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Last night I discovered many ants entering my house through a window with an imperfect seal. I placed a poison ant bait on the window sill and within seconds they were feasting on it. This morning I noticed there were still many ants near the bait, but they were all bypassing it as if they were somehow warned to stay away. Do they have such a signal? If so, how would they know the bait is a problem? If not, what could cause them to be so interested last night and not interested at all today? (I can see that there is still plenty of food inside.)

Update: after a little bit more research, I decided that ants do not have a "stay away" signal, and that the only explanation for ignoring the bait would be a stronger scent trail leading somewhere else. Last night when I opened the window I found the jackpot. There was some sort of sticky substance all over the bottom of the window, and hundreds of ants celebrating the find. My conclusion is this was much more attractive than the bait, even though it was merely an inch away from their path.

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It is a long time since I set in a Computer Sci (AI) talk about this…. This explains it a bit.

  • Once ants have eaten they return to the nest.
  • On the way back to the nest they put down a scent.
  • This scent fades with time.
  • Most ants follow the scent.
  • (A few ants walk randomly to find new food, or a new faster way to the current food.)

So if the agents eating your poison bait do not make it back to the nest, there is no scent trail leading to the poison for more ants to follow. But the ants that went round the bait to find other food, did make it back to the next, so setup a new sent trail.

If a poison kills the ants quickly, the customer is likely to see dead ants and therefore buys more of the poison. However a poison that kills the ants slowly, so the ants don’t die until they get back to the next, is likely to get more of them, as there is now a strong sent tail to the poison.

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  • $\begingroup$ interesting answer... makes sense - are there any available references that you could cite to back up the answer? It would improve its strength. Thanks for your efforts! $\endgroup$ – Vance L Albaugh Jun 21 '16 at 11:36
  • $\begingroup$ @VanceLAlbaugh, sorry nothing better then what anyone can find with google themselves. But I have shown that a "keep away" signal is not needed to enable ant to "keep away" from something that kills them quickly. $\endgroup$ – Ian Ringrose Jun 21 '16 at 11:54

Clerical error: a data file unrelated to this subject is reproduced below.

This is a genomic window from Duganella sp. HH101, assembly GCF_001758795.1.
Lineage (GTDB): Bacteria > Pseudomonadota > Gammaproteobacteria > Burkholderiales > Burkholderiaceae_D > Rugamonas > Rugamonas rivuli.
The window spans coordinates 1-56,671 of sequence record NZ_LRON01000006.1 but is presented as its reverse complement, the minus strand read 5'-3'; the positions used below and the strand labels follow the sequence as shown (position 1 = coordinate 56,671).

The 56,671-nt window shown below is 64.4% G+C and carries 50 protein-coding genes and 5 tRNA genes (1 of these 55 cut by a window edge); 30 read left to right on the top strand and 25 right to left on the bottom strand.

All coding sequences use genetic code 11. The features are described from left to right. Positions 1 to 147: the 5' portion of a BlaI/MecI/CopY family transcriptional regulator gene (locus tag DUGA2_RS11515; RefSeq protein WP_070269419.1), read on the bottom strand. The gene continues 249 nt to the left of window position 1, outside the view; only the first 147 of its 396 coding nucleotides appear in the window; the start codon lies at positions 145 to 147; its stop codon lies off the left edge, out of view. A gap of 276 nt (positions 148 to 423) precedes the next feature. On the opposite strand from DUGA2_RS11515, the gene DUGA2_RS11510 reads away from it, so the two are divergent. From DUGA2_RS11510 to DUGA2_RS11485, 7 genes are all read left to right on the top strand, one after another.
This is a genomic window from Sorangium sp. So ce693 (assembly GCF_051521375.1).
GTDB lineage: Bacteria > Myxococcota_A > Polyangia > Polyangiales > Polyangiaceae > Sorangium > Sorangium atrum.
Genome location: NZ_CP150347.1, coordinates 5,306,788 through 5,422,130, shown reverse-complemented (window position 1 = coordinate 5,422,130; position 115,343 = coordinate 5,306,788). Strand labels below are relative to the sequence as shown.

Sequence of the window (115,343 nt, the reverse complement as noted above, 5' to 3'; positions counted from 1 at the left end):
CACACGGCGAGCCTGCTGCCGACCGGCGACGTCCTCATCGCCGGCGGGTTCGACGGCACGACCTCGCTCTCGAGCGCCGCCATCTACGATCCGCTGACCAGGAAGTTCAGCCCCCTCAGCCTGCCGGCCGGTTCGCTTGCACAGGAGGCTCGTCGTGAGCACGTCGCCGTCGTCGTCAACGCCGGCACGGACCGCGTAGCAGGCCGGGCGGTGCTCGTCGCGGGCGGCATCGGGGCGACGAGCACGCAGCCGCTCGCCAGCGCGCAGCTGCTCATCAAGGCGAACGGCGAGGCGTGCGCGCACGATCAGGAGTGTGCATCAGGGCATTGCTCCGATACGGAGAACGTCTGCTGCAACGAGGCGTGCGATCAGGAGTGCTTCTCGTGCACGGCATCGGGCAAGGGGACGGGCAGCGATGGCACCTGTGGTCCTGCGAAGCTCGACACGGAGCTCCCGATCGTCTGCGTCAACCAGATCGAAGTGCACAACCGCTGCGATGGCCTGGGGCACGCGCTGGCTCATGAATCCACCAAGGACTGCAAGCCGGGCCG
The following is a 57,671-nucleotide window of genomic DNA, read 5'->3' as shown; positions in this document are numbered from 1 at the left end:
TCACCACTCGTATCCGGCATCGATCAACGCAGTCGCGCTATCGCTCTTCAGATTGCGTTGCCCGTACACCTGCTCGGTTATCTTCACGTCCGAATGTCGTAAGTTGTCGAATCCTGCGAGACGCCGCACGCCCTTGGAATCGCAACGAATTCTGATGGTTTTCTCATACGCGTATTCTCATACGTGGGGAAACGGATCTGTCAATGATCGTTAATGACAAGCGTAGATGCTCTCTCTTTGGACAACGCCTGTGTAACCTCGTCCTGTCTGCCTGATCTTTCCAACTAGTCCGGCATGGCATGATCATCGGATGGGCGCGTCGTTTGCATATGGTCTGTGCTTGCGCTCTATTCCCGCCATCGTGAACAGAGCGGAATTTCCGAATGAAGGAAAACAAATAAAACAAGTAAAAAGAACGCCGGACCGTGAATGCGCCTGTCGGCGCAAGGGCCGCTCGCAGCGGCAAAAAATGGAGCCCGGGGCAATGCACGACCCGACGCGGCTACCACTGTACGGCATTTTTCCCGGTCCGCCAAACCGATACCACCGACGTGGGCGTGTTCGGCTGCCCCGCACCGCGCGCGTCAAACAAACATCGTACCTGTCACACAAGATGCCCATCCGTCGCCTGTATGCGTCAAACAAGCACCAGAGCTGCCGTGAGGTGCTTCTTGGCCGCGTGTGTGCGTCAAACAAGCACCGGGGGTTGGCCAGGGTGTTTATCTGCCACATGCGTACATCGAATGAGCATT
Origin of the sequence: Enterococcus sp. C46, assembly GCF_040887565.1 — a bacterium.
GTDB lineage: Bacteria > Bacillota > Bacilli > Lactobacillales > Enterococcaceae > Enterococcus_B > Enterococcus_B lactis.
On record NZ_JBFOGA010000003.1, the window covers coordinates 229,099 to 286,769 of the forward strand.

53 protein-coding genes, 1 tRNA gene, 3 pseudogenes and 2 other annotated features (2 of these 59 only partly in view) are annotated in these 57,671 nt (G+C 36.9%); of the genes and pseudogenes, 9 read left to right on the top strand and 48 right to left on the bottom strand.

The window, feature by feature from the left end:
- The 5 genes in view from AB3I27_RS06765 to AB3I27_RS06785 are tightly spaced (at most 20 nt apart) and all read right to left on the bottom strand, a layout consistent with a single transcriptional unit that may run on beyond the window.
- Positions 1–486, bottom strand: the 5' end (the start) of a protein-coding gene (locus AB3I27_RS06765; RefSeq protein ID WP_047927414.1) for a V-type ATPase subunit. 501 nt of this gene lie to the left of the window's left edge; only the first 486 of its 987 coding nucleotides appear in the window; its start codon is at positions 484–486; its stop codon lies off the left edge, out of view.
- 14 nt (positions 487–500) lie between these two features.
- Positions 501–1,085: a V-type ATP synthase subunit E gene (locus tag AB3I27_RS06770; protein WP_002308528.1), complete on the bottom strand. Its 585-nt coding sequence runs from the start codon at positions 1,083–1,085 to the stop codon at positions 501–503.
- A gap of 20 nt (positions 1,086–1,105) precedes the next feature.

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    $\begingroup$ I'm pretty sure the ant bait I used takes 1-2 days to kill the ant, so there should be enough time for them to get back to the nest. However, your implying that there was a stronger scent to a different food source turned out to be correct. $\endgroup$ – TTT Jun 21 '16 at 14:18
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Yes, ants communicate with members of their colony by releasing specific chemicals and pheromones to indicate danger. The ants that entered your house and ate the poison must have released a "danger" chemical, thereby warning the rest of the colony. I suggest sticky traps for capturing the remaining ants.

Here is an interesting article on the matter.

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  • $\begingroup$ Sorry, I'm not convinced. The article you referenced talks about a scent that only living ants have, which fades out about 40 minutes after death. Once the living scent is gone the ants know to remove them from the colony. It doesn't speak of a danger scent. I believe some ants do have a "danger" scent, however my understanding is that it's the opposite of "stay away". I believe it means "come here and fight, something is attacking us". So if the "danger scent" was released, I would expect more ants to appear (and perhaps frantically take the bait?), not avoid the bait altogether. $\endgroup$ – TTT Jun 21 '16 at 3:22

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